NOPD Welcomes More Horsepower this Spring

NEW ORLEANS – NOPD recently added a couple of new (long) faces to the department, and two more are expected within just a few weeks.

NOPD Welcomes More Horsepower this Spring Endy and Allie are the newest additions to the NOPD Mounted Unit. The five-year-old Warmbloods are both pregnant – Endy is due at the end of March and Allie is due at the end of April. The two were recently purchased for the Mounted Unit by a generous donor. The mares and their foals represent the foundation of NOPD’s new horse breeding program.

Previously NOPD acquired horses for the Mounted Unit from the Louisiana State Penitentiary at Angola. The high quality equines were bred and trained to work in chaotic situations similar to those police officers face, including crowd control. NOPD tapped into the rich bloodlines from Angola to start its program when the prison announced it was getting out of the horse business last year. NOPD decided to keep the connection to Angola going with the acquisition of Endy, Allie and a stud horse.

One thing Endy and Allie might miss about Angola is the access to wide open spaces. NOPD doesn’t have a “turnout” area for exercise or grazing, so the horses are relegated to staying in their stables the majority of each day. Horse experts stress the need for outdoor exercise as something that is essential to a horse’s health and well-being.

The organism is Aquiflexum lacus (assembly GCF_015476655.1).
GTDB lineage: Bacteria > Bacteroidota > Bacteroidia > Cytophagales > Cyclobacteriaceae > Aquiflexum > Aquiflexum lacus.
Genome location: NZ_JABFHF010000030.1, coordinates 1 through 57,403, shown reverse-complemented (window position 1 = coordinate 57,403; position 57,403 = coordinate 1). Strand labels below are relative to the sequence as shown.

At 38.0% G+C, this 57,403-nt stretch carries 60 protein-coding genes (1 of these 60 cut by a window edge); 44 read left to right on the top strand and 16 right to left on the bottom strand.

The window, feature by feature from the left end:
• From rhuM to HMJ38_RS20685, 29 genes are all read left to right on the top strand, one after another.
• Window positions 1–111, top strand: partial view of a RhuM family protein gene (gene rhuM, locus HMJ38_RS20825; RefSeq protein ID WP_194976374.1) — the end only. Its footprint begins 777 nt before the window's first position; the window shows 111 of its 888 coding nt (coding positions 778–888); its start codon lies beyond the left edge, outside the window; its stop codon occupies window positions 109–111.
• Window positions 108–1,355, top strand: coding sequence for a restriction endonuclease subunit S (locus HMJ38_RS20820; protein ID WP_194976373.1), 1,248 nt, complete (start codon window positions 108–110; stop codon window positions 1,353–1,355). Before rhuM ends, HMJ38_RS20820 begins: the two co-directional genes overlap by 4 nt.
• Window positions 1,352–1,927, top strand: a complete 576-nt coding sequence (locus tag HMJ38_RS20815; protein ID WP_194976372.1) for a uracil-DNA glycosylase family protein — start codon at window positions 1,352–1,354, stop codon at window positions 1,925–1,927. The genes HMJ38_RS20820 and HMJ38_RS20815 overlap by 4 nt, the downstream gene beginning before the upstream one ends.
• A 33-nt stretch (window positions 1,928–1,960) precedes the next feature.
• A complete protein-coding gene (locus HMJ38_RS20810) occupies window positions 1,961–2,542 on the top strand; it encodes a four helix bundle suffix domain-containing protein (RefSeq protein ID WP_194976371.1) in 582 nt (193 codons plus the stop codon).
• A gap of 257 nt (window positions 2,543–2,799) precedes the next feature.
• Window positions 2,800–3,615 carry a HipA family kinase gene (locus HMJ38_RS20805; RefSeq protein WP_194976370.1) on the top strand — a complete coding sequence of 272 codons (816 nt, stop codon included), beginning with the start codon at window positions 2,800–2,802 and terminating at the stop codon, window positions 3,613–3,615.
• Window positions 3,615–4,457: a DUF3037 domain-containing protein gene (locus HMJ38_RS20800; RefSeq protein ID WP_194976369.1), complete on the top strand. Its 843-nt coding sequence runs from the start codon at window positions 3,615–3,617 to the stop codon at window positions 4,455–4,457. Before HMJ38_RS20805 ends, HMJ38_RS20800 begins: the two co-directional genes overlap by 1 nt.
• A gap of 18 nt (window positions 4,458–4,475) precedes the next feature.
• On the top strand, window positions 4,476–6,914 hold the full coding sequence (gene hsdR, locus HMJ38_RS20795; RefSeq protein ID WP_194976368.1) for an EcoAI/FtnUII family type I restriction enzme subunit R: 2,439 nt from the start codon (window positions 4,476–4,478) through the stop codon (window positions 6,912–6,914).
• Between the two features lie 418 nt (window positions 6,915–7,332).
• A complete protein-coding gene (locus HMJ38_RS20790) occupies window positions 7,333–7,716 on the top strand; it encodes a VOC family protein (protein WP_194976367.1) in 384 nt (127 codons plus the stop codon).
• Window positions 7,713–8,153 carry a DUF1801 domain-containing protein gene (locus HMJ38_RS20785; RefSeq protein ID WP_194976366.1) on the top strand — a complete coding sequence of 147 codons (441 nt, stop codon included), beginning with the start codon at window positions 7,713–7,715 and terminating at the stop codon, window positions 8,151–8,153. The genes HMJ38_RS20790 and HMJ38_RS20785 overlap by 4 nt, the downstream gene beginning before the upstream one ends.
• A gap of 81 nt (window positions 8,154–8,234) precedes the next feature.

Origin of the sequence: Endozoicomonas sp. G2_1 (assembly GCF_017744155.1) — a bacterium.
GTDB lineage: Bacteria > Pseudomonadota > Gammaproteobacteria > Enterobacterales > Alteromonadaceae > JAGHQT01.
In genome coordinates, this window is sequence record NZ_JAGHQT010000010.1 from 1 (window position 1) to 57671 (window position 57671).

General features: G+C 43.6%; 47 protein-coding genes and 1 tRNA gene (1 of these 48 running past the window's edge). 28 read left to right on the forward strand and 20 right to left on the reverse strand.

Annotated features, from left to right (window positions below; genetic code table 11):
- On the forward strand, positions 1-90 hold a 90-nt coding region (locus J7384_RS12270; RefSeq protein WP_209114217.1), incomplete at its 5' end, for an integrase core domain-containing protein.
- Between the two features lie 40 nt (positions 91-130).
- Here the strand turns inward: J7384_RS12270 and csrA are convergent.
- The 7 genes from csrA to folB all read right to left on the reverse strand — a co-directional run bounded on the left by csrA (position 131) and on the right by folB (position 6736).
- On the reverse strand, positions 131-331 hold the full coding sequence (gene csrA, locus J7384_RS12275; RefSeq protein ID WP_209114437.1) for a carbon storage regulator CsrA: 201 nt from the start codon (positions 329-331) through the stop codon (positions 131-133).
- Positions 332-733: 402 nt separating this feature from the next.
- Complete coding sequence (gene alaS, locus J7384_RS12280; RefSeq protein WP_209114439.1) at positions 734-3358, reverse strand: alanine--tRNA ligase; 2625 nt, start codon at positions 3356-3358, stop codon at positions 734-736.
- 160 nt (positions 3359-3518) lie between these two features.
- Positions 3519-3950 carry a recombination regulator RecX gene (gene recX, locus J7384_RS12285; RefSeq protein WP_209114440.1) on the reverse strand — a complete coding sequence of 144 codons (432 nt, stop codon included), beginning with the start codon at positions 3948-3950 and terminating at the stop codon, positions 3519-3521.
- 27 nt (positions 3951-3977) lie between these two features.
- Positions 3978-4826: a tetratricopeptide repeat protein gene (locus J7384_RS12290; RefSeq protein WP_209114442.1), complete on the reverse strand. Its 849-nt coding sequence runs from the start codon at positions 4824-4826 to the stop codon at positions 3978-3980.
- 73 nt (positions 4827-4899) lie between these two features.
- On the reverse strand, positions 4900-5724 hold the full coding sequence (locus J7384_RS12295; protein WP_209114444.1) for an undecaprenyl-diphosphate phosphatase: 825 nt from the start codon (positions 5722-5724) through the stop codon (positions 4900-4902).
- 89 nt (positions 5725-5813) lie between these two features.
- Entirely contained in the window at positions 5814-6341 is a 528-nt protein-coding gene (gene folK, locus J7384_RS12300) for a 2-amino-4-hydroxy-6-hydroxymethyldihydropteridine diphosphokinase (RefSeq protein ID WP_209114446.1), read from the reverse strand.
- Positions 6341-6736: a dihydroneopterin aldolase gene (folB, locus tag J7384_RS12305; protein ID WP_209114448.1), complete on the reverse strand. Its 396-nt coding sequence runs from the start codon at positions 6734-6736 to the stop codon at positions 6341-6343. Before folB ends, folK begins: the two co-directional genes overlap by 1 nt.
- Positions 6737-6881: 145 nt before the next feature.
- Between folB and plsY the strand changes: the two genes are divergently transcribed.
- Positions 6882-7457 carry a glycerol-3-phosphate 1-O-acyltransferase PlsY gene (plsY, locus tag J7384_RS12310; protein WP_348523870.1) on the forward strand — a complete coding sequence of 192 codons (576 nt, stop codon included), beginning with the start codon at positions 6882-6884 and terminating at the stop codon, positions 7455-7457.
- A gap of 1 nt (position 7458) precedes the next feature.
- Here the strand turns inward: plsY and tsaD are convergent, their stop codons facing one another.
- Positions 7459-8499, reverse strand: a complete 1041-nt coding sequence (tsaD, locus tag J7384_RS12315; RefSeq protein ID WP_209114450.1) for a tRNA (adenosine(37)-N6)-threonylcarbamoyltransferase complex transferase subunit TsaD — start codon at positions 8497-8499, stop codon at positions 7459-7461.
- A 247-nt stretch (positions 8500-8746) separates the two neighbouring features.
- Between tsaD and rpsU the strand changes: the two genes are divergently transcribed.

“Part of the issue we have is the lack of pasture area for the horses,” said Lead Mounted Instructor P/O IV David Waguespack. “We would like to raise enough funds for the Mounted Unit to be able to create and maintain a turnout for the horses.”

The NOPD Mounted Unit remains a vital resource in helping deter criminal activity in the City of New Orleans, and NOPD would like to see more horses in more districts. Housed in stables at City Park, the unit currently consists of 24 horses and 11 officers.

“Our goal is to expand the size and the reach of the Mounted Unit so that the horses and officers are able to patrol additional areas on a regular basis,” said Superintendent Michael S. Harrison. “Right now the horses are primarily used to patrol the French Quarter and Central Business District. We hope to continue to develop the division so that the Mounted Unit will be able to become an integral part of patrols in neighborhoods around the city.”

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